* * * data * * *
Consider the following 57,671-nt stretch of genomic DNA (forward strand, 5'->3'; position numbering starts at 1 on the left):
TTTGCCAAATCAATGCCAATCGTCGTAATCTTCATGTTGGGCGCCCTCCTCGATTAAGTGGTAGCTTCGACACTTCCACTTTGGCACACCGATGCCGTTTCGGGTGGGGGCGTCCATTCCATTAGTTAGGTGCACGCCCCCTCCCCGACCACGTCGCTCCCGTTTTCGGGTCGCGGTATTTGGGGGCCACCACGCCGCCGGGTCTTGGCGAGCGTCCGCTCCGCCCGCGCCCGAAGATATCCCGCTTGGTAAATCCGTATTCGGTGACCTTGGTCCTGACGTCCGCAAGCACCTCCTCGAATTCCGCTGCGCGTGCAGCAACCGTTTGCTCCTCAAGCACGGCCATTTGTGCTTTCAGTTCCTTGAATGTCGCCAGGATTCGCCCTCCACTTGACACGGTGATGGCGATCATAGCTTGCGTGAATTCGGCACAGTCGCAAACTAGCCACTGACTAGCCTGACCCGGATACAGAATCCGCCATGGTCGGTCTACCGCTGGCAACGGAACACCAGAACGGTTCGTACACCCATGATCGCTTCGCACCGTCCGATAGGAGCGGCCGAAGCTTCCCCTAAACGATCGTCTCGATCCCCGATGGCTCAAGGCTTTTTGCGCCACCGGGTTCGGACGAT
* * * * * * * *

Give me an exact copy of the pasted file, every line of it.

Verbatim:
Consider the following 57,671-nt stretch of genomic DNA (forward strand, 5'->3'; position numbering starts at 1 on the left):
TTTGCCAAATCAATGCCAATCGTCGTAATCTTCATGTTGGGCGCCCTCCTCGATTAAGTGGTAGCTTCGACACTTCCACTTTGGCACACCGATGCCGTTTCGGGTGGGGGCGTCCATTCCATTAGTTAGGTGCACGCCCCCTCCCCGACCACGTCGCTCCCGTTTTCGGGTCGCGGTATTTGGGGGCCACCACGCCGCCGGGTCTTGGCGAGCGTCCGCTCCGCCCGCGCCCGAAGATATCCCGCTTGGTAAATCCGTATTCGGTGACCTTGGTCCTGACGTCCGCAAGCACCTCCTCGAATTCCGCTGCGCGTGCAGCAACCGTTTGCTCCTCAAGCACGGCCATTTGTGCTTTCAGTTCCTTGAATGTCGCCAGGATTCGCCCTCCACTTGACACGGTGATGGCGATCATAGCTTGCGTGAATTCGGCACAGTCGCAAACTAGCCACTGACTAGCCTGACCCGGATACAGAATCCGCCATGGTCGGTCTACCGCTGGCAACGGAACACCAGAACGGTTCGTACACCCATGATCGCTTCGCACCGTCCGATAGGAGCGGCCGAAGCTTCCCCTAAACGATCGTCTCGATCCCCGATGGCTCAAGGCTTTTTGCGCCACCGGGTTCGGACGAT